• Roth 401(k): A Roth 401(k) combines the Roth tax treatment with the 401(k) retirement account. These less common employer-sponsored retirement accounts are taxed at contribution then grow tax-free. Contribution limits are the same as for a 401(k): $19,500 plus $6,500 in catch-up contributions for those 50+.

When to open an alternative retirement account

In our 401Kiki video, we covered some of the reasons you might choose another type of retirement account. To expand upon that here, let’s reiterate two things:

  • Any amount of retirement savings is good! Seriously. 
  • If you have high-interest debt, like a credit card with 20%+ interest, pay that off before saving for retirement. There’s one exception: If you’re fortunate to have an employer match, you might want to direct enough money toward the 401(k) to get the match while paying off debt. Remember what we said about free money? 

If you max out your 401(k) in a year and want to save more, you’ll need another type of account. That’s when you’d think about opening an IRA or Roth IRA. You might also open an IRA if you’d like wider options for investing, whether that’s individual stocks or investments that align with your values.

Experts generally advise that you contribute to a Roth IRA when your earnings and tax bracket are low. If you don’t make a lot of money, you don’t really need to shield your income from taxes. 

When you’re in your prime earning years, you might move into a higher tax bracket. Directing more money toward a 401(k) or a traditional IRA actively reduces your tax obligations.

A financial planner can help you understand the nitty gritties of these accounts and advanced topics, like  investment strategies. 

Are you maximizing your savings? 

For now, if you have access to a 401(k) at work, check your contribution limits. Are you saving as much as you’d like? Can you bump up your savings rate to take full advantage of an employer match?

Every dollar you save now helps secure your future. Thanks to the magic of compound interest, even a little amount in your 20s will really add up by the time you reach retirement age.

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4 Big Ways to Stretch Your Dollar in an Expensive (but Inclusive) City

If you grew up in a small town, you may not have been able to live as your authentic self for fear of retribution, or even violence. Some rural communities and small towns might be much less welcoming to queer people than most larger cities.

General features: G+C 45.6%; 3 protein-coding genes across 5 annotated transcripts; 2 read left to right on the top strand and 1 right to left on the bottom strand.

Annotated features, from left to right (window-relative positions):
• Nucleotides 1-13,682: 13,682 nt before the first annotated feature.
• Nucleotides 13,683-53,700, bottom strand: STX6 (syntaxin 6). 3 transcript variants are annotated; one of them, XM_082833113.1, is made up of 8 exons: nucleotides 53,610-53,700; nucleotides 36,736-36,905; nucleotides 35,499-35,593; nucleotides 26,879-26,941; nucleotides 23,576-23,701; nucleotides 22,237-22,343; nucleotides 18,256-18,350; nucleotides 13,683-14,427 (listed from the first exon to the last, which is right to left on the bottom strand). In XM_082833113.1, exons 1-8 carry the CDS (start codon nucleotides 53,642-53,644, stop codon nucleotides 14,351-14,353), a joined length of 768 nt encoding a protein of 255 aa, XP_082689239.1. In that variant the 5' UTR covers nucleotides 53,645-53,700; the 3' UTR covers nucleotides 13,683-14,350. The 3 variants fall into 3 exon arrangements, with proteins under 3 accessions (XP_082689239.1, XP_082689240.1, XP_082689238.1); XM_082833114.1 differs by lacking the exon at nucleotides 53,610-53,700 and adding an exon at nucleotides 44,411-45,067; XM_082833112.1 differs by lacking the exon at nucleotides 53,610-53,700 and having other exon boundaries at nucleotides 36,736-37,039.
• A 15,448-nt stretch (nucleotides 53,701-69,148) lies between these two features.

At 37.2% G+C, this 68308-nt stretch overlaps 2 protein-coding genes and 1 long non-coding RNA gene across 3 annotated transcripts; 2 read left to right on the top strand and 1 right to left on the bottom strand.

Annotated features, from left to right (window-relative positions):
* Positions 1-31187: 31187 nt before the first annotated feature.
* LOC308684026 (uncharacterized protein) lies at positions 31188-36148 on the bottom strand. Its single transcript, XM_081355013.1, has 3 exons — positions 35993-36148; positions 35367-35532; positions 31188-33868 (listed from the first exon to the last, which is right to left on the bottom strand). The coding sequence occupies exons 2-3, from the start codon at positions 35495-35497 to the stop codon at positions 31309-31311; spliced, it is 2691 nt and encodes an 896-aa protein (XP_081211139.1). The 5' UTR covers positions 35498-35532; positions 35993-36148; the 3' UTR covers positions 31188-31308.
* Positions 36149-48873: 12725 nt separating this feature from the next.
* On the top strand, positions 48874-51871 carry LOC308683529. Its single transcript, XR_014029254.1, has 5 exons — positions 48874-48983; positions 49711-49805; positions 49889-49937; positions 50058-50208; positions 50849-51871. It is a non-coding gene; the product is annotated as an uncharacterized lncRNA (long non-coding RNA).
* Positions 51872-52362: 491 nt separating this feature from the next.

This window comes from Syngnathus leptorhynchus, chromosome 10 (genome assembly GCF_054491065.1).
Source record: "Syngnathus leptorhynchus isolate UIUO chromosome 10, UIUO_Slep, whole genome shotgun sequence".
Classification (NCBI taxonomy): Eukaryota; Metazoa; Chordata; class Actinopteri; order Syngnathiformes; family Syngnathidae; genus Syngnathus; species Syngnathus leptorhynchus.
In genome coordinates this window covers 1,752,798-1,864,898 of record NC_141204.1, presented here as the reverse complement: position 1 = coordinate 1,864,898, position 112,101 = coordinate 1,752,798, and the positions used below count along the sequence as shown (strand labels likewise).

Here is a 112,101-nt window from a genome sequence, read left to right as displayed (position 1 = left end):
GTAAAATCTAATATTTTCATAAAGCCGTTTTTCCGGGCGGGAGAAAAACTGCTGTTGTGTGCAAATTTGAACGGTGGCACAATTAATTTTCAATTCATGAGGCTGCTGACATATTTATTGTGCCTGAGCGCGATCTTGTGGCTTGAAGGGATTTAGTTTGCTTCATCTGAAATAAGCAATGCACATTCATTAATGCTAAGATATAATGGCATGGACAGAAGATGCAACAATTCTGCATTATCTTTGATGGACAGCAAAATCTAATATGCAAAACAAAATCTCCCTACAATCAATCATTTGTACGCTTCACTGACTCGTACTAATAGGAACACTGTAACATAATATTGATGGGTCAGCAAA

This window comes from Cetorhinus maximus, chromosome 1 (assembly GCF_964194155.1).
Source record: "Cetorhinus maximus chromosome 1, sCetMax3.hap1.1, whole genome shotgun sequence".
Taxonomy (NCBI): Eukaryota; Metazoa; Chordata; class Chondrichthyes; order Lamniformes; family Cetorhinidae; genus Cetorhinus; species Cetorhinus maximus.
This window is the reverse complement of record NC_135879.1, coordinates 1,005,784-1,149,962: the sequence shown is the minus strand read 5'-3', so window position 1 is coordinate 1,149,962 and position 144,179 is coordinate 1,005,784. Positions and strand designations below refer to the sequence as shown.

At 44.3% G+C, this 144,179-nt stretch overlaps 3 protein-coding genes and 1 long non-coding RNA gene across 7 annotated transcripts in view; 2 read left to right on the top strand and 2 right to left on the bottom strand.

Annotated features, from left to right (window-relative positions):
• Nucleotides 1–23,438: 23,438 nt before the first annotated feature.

This could push you to settle in a big city as an adult so you can live in a more inclusive and welcoming environment where you can grow into the person you’re meant to be.

But big city living comes with a big price tag. Everything, from rent and food to entertainment, costs more in major cities, which can be a huge roadblock — especially true LGBTQ folks, who may also face discrimination in healthcare, education, housing and employment.

Living in a queer-friendly city doesn’t have to bankrupt you, though. Here are some tips to help you succeed in your new home and live within your budget.

1. Look for ways to save

There are many ways to save money and live frugally, even in a pricy city. Here are just a few examples. 

Buy used items 

New clothes can be expensive — and with mass-produced items, you always run the risk of showing up to a party wearing the same outfit as someone else. 

Rather than buying your clothes new, check out your local thrift and consignment stores. You can save a ton of money on your wardrobe and find unique items.

Also look for used furniture, books, exercise equipment and electronics. Scour your area for garage or yard sales or check out peer-selling sites like Letgo, OfferUp and Facebook Marketplace to find deals in your area. 

Pro tip: If you meet a stranger to pick up an item, take a friend with you and choose a public meeting place. You can never tell whether that stranger on the internet is legit or looking to rip you off (or worse).

Spend less on food

Buying food doesn’t have to be expensive; you just might need to plan ahead. Try these tips:

  • Meal-prep when you can so you’re not tempted to grab takeout after a long day. 
  • Consider couponing and rebate apps like Ibotta, Fetch and Dosh to find deals on grocery items you buy frequently. 
  • Buy the generic or store brand of most foods rather than the name brand. It can save you money over time — and it’s usually the same stuff!
  • If you enjoy eating out with friends, make a list of affordable restaurants and suggest those when you’re making plans. Meal swaps and potlucks are also a an alternative, affordable option and a great way to connect with your chosen family in a new city!
  • If you enjoy cooking, look for copycat recipes of your favorite restaurants and make them at home. Invite your friends over to sample your cooking and see how it compares to the real thing.

Look for free entertainment

Even in big cities, there is plenty of free entertainment to be found. Many museums and art galleries operate on donations rather than entry fees, so if you’re looking for something to do but don’t have any extra cash, you can spend an afternoon wandering around and looking at artifacts.